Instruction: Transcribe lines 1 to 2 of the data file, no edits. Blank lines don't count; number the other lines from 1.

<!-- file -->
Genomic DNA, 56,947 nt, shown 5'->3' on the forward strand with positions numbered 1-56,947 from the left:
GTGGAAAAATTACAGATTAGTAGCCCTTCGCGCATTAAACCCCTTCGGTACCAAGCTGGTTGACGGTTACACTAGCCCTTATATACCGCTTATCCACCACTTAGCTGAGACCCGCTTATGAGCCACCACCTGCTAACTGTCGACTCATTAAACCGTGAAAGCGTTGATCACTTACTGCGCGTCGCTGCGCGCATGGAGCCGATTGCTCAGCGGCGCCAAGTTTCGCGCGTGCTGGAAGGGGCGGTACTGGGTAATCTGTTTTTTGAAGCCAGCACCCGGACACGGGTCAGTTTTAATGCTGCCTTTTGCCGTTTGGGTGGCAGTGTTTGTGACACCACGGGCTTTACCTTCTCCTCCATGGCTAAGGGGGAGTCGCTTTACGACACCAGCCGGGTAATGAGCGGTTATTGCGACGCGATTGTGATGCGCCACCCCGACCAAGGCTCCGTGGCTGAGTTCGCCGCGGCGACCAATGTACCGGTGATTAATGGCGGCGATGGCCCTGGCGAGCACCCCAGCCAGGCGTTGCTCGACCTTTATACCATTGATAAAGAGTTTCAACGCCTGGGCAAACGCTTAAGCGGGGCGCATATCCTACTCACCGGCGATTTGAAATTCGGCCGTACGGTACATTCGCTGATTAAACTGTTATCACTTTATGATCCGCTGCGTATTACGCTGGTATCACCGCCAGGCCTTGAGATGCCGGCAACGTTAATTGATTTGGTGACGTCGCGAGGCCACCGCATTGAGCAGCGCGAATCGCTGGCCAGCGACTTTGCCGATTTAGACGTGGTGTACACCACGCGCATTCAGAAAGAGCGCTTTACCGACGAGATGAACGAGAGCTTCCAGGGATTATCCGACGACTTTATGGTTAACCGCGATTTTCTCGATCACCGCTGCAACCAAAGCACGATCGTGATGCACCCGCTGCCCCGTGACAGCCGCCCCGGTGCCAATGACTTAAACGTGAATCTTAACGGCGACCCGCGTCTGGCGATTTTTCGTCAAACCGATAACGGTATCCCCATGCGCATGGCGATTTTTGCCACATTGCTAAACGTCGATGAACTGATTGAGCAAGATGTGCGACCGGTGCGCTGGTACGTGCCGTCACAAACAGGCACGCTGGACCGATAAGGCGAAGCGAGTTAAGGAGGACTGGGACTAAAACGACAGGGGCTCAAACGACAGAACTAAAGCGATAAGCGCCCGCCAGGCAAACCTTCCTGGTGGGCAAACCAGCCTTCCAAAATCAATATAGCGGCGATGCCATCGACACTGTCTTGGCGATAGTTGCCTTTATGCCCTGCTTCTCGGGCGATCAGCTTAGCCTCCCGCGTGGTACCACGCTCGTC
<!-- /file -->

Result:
Genomic DNA, 56,947 nt, shown 5'->3' on the forward strand with positions numbered 1-56,947 from the left:
GTGGAAAAATTACAGATTAGTAGCCCTTCGCGCATTAAACCCCTTCGGTACCAAGCTGGTTGACGGTTACACTAGCCCTTATATACCGCTTATCCACCACTTAGCTGAGACCCGCTTATGAGCCACCACCTGCTAACTGTCGACTCATTAAACCGTGAAAGCGTTGATCACTTACTGCGCGTCGCTGCGCGCATGGAGCCGATTGCTCAGCGGCGCCAAGTTTCGCGCGTGCTGGAAGGGGCGGTACTGGGTAATCTGTTTTTTGAAGCCAGCACCCGGACACGGGTCAGTTTTAATGCTGCCTTTTGCCGTTTGGGTGGCAGTGTTTGTGACACCACGGGCTTTACCTTCTCCTCCATGGCTAAGGGGGAGTCGCTTTACGACACCAGCCGGGTAATGAGCGGTTATTGCGACGCGATTGTGATGCGCCACCCCGACCAAGGCTCCGTGGCTGAGTTCGCCGCGGCGACCAATGTACCGGTGATTAATGGCGGCGATGGCCCTGGCGAGCACCCCAGCCAGGCGTTGCTCGACCTTTATACCATTGATAAAGAGTTTCAACGCCTGGGCAAACGCTTAAGCGGGGCGCATATCCTACTCACCGGCGATTTGAAATTCGGCCGTACGGTACATTCGCTGATTAAACTGTTATCACTTTATGATCCGCTGCGTATTACGCTGGTATCACCGCCAGGCCTTGAGATGCCGGCAACGTTAATTGATTTGGTGACGTCGCGAGGCCACCGCATTGAGCAGCGCGAATCGCTGGCCAGCGACTTTGCCGATTTAGACGTGGTGTACACCACGCGCATTCAGAAAGAGCGCTTTACCGACGAGATGAACGAGAGCTTCCAGGGATTATCCGACGACTTTATGGTTAACCGCGATTTTCTCGATCACCGCTGCAACCAAAGCACGATCGTGATGCACCCGCTGCCCCGTGACAGCCGCCCCGGTGCCAATGACTTAAACGTGAATCTTAACGGCGACCCGCGTCTGGCGATTTTTCGTCAAACCGATAACGGTATCCCCATGCGCATGGCGATTTTTGCCACATTGCTAAACGTCGATGAACTGATTGAGCAAGATGTGCGACCGGTGCGCTGGTACGTGCCGTCACAAACAGGCACGCTGGACCGATAAGGCGAAGCGAGTTAAGGAGGACTGGGACTAAAACGACAGGGGCTCAAACGACAGAACTAAAGCGATAAGCGCCCGCCAGGCAAACCTTCCTGGTGGGCAAACCAGCCTTCCAAAATCAATATAGCGGCGATGCCATCGACACTGTCTTGGCGATAGTTGCCTTTATGCCCTGCTTCTCGGGCGATCAGCTTAGCCTCCCGCGTGGTACCACGCTCGTC